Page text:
Thursday, August 10, 2006

floating city

I saw an old friend recently and he wrote me, saying I must have good news. In parenthesis: book? I don’t have a book. That it to say, old friend, I don’t have a full-length book—real book, as my mother says—poetry or novel, published.

But I do have news, good news, old friend, the best I have ever had. I do.

I write here so friends don’t have to call every day (though I certainly don’t mind if they do!), to start or reenergize my writing day, and to talk about new projects. I am wary of the internet, though—its speed, its lack of tone. I am wary of bragging. I am very wary of strangers, though I have met some great ones who have ceased being strangers (hi cornshake!), and I am touched by some of the comments people leave. I am wary of anonymity. But something has to be said. I have come to New York. I have come to New York to stay. I have come to New York because I have come to love a New Yorker.

Okay, I’m not sure if I fit in in New York. I don’t want to be on TV. I don’t want to be famous. I don’t want to lose five pounds. I know I have obligations elsewhere (don’t worry, colleagues and teachers; I’ll do them; you can count on me for workshop), but the truth is, I have to be here. I have to be here. There are butterflies in Times Square, and five white balloons, and a double yolk egg. I have to be here. My heart is here.

For the last six years, I have been preoccupied with not having something, and that something—of all the things in the world—was a book. And I was sad, that I had been writing and publishing for so long (and when I mean long, I mean it; I didn’t come to writing in college or high school or elementary school; I came to it at birth; ask my mother). And I was sad that many of the poetry books I read were not very good. By good, I mean interesting, new, surprising, smart, and alive. And I was sad that many books being published had rumors behind them, rumors of nepotism and deceit. And I was sad that some of the writers I met were anxious and unkind.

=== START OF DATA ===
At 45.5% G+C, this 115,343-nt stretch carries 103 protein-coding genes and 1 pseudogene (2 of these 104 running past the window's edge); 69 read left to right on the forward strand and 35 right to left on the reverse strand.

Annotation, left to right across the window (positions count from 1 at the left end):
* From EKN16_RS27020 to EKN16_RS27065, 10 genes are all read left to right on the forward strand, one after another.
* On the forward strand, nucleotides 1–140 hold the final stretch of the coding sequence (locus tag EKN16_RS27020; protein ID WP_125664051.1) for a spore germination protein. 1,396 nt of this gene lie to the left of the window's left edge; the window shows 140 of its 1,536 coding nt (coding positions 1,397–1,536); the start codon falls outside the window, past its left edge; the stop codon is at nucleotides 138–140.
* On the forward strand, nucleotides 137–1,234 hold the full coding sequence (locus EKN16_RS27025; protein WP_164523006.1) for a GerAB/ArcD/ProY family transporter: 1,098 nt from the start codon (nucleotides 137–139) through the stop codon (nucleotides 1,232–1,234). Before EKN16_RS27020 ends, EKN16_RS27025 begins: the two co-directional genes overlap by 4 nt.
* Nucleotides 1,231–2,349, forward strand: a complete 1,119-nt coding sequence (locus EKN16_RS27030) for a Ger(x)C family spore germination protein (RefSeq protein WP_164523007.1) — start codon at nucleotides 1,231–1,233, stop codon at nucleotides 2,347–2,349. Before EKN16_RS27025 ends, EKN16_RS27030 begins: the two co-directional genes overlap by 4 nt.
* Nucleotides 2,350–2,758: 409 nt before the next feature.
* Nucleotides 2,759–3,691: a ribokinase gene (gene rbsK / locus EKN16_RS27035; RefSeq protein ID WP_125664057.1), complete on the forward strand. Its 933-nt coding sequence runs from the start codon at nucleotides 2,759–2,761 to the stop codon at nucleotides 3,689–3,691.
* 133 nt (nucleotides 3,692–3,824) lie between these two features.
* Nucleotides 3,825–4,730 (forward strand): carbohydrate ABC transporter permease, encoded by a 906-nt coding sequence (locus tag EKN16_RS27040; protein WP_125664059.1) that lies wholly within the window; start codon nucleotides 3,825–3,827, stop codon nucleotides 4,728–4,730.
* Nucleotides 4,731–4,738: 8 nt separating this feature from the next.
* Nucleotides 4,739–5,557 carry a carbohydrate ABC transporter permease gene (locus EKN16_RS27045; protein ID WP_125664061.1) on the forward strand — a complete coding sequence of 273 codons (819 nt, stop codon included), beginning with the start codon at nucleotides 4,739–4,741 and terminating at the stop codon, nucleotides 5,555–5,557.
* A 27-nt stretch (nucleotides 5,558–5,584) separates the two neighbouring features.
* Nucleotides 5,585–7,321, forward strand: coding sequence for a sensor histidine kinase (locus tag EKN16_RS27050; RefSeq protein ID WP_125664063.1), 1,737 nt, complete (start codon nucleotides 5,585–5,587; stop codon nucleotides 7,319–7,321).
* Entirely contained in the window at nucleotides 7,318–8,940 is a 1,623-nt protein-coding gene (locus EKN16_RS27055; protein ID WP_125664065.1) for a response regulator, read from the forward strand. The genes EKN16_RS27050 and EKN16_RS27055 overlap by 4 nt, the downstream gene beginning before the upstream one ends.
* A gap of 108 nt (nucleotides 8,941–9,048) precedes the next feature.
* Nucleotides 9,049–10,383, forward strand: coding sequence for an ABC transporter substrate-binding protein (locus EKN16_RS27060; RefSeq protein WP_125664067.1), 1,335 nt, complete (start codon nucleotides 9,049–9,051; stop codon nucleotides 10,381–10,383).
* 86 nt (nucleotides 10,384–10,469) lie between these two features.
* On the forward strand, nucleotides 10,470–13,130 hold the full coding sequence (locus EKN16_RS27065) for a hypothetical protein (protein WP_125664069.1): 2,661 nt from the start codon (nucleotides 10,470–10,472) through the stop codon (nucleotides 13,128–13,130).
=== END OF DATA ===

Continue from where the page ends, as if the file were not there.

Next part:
This picture was taken at Alcatraz, which is the most beautiful island I have ever seen. The view is for miles. The water is pale blue, like eyes. There are birds, wind, white trees. The city is distant, a cloud city, a floating city.

And all the men on the island saw it through a window.

For years, I have felt like I have been seeing the city through a window. It’s lovely, but I’m inside. What am I doing over here.

I thought if I moved enough times, thought if I published in enough magazines, thought if I won enough prizes. No way. I didn’t need an absent lover to write to, I didn’t need anger or hurt, I didn’t need a favor, I needed you. Not to write to, though I do that, but to come home to.

Now my disappointment at not having a book is different; it’s wanting to feed my family. It’s wanting to help provide for the most important person in the world. And it’s not disappointment, it’s will. It is a different kind of urgency. It is one that can lift cars. It is one that I think will finally propel me into doing what I need to do, into accomplishing what I have always wanted to accomplish. It’s more than me now. I know who I will love. I know who I will wake up beside. I know what makes my heart beat now. Now it’s time to sell a story that will help us live.